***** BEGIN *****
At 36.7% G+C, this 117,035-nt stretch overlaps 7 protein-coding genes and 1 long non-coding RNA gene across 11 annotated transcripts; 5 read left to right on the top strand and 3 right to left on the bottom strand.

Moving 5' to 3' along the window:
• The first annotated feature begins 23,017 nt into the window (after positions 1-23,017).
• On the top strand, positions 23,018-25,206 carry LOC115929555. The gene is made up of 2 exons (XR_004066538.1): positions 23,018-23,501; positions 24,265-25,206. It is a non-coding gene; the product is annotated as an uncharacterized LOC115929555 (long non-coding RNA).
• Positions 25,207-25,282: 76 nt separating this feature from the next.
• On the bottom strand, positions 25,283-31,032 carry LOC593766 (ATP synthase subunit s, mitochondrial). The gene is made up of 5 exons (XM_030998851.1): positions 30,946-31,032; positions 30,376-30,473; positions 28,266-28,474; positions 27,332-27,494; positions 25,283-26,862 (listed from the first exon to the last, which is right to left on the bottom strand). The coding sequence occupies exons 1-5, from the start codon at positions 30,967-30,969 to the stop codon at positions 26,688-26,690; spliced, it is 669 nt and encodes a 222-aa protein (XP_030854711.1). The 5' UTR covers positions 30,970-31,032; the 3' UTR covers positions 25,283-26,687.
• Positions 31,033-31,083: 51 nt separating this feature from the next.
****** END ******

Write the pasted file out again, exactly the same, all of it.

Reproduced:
At 36.7% G+C, this 117,035-nt stretch overlaps 7 protein-coding genes and 1 long non-coding RNA gene across 11 annotated transcripts; 5 read left to right on the top strand and 3 right to left on the bottom strand.

Moving 5' to 3' along the window:
• The first annotated feature begins 23,017 nt into the window (after positions 1-23,017).
• On the top strand, positions 23,018-25,206 carry LOC115929555. The gene is made up of 2 exons (XR_004066538.1): positions 23,018-23,501; positions 24,265-25,206. It is a non-coding gene; the product is annotated as an uncharacterized LOC115929555 (long non-coding RNA).
• Positions 25,207-25,282: 76 nt separating this feature from the next.
• On the bottom strand, positions 25,283-31,032 carry LOC593766 (ATP synthase subunit s, mitochondrial). The gene is made up of 5 exons (XM_030998851.1): positions 30,946-31,032; positions 30,376-30,473; positions 28,266-28,474; positions 27,332-27,494; positions 25,283-26,862 (listed from the first exon to the last, which is right to left on the bottom strand). The coding sequence occupies exons 1-5, from the start codon at positions 30,967-30,969 to the stop codon at positions 26,688-26,690; spliced, it is 669 nt and encodes a 222-aa protein (XP_030854711.1). The 5' UTR covers positions 30,970-31,032; the 3' UTR covers positions 25,283-26,687.
• Positions 31,033-31,083: 51 nt separating this feature from the next.